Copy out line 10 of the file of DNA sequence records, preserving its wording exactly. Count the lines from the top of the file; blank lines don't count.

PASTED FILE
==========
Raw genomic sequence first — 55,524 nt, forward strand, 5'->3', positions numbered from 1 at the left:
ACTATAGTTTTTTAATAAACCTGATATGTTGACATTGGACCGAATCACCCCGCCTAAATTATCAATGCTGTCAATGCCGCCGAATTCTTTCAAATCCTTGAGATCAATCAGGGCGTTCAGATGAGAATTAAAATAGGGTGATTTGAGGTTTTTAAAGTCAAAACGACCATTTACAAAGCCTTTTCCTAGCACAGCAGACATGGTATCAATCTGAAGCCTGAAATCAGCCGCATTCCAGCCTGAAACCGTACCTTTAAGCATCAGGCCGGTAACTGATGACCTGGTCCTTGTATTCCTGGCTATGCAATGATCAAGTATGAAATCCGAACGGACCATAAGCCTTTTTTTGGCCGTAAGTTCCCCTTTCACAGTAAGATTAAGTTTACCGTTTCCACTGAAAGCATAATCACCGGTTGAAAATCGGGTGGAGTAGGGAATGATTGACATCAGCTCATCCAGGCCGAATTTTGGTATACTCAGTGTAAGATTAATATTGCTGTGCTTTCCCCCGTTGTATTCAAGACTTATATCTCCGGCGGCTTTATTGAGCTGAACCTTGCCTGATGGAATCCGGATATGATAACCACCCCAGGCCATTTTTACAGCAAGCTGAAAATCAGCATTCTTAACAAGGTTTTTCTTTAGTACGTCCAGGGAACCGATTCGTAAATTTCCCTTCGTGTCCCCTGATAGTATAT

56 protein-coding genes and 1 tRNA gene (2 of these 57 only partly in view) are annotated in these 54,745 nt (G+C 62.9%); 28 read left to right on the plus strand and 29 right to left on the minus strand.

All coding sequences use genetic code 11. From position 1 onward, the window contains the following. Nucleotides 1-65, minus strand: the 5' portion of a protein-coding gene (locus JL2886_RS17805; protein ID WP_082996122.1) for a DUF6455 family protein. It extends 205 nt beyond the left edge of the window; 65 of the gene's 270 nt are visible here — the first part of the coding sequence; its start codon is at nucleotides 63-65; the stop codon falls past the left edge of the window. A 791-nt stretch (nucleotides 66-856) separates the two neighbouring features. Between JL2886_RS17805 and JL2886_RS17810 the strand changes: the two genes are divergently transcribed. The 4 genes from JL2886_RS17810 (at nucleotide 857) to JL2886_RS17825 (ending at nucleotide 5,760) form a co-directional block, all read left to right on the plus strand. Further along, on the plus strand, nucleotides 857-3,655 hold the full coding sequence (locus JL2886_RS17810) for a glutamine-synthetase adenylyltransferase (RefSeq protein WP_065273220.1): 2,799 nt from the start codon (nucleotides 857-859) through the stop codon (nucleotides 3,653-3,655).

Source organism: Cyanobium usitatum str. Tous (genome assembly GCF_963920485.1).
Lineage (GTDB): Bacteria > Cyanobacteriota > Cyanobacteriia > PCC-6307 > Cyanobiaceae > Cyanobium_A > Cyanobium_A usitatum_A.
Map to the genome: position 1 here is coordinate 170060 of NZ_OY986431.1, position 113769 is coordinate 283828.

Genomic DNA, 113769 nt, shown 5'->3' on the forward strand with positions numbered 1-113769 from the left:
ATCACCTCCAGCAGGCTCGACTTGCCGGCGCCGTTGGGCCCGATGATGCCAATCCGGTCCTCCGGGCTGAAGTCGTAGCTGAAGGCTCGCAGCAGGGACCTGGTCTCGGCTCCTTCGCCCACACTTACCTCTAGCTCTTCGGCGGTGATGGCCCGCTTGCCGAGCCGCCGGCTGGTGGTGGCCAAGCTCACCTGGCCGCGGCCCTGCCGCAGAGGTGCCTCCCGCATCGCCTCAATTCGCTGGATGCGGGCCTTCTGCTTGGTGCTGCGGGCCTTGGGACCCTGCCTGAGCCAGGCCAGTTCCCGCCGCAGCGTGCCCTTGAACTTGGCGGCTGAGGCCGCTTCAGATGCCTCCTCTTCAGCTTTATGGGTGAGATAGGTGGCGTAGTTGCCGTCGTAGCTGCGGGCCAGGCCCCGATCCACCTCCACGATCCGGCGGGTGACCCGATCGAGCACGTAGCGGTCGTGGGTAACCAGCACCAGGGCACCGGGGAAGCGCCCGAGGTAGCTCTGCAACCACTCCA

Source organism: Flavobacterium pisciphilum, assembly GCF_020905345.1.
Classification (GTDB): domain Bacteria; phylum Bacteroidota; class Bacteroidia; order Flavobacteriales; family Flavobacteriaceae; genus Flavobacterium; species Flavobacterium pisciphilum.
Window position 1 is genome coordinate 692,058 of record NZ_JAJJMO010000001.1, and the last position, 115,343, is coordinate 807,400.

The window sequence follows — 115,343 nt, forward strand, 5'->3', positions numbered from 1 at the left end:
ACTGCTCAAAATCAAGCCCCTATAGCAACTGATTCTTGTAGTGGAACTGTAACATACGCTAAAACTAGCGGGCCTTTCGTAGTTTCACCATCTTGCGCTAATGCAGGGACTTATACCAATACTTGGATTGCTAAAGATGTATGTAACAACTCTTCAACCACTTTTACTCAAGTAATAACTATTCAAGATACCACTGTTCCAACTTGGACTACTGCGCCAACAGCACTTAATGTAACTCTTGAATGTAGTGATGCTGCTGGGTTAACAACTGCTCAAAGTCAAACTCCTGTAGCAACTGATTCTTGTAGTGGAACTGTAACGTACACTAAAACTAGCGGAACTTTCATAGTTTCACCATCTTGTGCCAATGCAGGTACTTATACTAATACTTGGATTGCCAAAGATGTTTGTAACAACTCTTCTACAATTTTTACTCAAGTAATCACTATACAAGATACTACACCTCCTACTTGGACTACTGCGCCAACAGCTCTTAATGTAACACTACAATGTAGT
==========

Source organism: Flavobacterium pisciphilum, assembly GCF_020905345.1.